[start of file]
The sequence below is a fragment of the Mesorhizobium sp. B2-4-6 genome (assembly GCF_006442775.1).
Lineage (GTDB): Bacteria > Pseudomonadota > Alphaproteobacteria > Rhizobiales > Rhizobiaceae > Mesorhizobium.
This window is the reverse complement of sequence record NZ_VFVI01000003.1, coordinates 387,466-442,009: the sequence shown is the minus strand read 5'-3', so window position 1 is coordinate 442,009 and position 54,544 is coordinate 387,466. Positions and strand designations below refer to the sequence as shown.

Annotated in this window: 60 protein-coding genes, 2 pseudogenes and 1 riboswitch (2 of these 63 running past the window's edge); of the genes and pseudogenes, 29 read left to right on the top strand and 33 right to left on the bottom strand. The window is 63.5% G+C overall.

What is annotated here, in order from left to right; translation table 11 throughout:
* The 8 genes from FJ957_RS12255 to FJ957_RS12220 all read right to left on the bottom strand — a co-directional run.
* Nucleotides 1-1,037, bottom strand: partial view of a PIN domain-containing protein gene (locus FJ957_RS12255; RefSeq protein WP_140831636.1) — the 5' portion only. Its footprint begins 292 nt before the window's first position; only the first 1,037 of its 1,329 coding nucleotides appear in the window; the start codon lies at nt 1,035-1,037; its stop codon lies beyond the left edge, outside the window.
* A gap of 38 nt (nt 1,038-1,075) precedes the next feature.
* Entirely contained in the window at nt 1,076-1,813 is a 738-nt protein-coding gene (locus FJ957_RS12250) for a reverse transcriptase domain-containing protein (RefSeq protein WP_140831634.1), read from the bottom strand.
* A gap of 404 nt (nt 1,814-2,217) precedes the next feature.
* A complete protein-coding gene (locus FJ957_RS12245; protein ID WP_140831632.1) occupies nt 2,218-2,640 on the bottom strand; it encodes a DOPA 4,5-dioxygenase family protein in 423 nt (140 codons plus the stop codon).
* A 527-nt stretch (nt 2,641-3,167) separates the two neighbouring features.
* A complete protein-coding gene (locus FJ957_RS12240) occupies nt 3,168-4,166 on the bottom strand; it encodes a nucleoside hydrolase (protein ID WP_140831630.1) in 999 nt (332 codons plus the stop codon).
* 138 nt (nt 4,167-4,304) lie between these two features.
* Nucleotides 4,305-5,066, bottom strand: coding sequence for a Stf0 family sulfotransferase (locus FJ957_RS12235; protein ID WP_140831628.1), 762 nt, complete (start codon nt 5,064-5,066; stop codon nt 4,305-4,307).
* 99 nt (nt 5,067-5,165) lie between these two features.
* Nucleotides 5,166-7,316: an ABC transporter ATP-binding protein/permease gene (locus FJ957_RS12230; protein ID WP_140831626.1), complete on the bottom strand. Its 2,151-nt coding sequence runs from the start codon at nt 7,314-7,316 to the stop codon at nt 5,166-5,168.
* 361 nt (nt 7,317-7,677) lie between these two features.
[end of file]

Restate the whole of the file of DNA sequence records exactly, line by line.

The sequence below is a fragment of the Mesorhizobium sp. B2-4-6 genome (assembly GCF_006442775.1).
Lineage (GTDB): Bacteria > Pseudomonadota > Alphaproteobacteria > Rhizobiales > Rhizobiaceae > Mesorhizobium.
This window is the reverse complement of sequence record NZ_VFVI01000003.1, coordinates 387,466-442,009: the sequence shown is the minus strand read 5'-3', so window position 1 is coordinate 442,009 and position 54,544 is coordinate 387,466. Positions and strand designations below refer to the sequence as shown.

Annotated in this window: 60 protein-coding genes, 2 pseudogenes and 1 riboswitch (2 of these 63 running past the window's edge); of the genes and pseudogenes, 29 read left to right on the top strand and 33 right to left on the bottom strand. The window is 63.5% G+C overall.

What is annotated here, in order from left to right; translation table 11 throughout:
* The 8 genes from FJ957_RS12255 to FJ957_RS12220 all read right to left on the bottom strand — a co-directional run.
* Nucleotides 1-1,037, bottom strand: partial view of a PIN domain-containing protein gene (locus FJ957_RS12255; RefSeq protein WP_140831636.1) — the 5' portion only. Its footprint begins 292 nt before the window's first position; only the first 1,037 of its 1,329 coding nucleotides appear in the window; the start codon lies at nt 1,035-1,037; its stop codon lies beyond the left edge, outside the window.
* A gap of 38 nt (nt 1,038-1,075) precedes the next feature.
* Entirely contained in the window at nt 1,076-1,813 is a 738-nt protein-coding gene (locus FJ957_RS12250) for a reverse transcriptase domain-containing protein (RefSeq protein WP_140831634.1), read from the bottom strand.
* A gap of 404 nt (nt 1,814-2,217) precedes the next feature.
* A complete protein-coding gene (locus FJ957_RS12245; protein ID WP_140831632.1) occupies nt 2,218-2,640 on the bottom strand; it encodes a DOPA 4,5-dioxygenase family protein in 423 nt (140 codons plus the stop codon).
* A 527-nt stretch (nt 2,641-3,167) separates the two neighbouring features.
* A complete protein-coding gene (locus FJ957_RS12240) occupies nt 3,168-4,166 on the bottom strand; it encodes a nucleoside hydrolase (protein ID WP_140831630.1) in 999 nt (332 codons plus the stop codon).
* 138 nt (nt 4,167-4,304) lie between these two features.
* Nucleotides 4,305-5,066, bottom strand: coding sequence for a Stf0 family sulfotransferase (locus FJ957_RS12235; protein ID WP_140831628.1), 762 nt, complete (start codon nt 5,064-5,066; stop codon nt 4,305-4,307).
* 99 nt (nt 5,067-5,165) lie between these two features.
* Nucleotides 5,166-7,316: an ABC transporter ATP-binding protein/permease gene (locus FJ957_RS12230; protein ID WP_140831626.1), complete on the bottom strand. Its 2,151-nt coding sequence runs from the start codon at nt 7,314-7,316 to the stop codon at nt 5,166-5,168.
* 361 nt (nt 7,317-7,677) lie between these two features.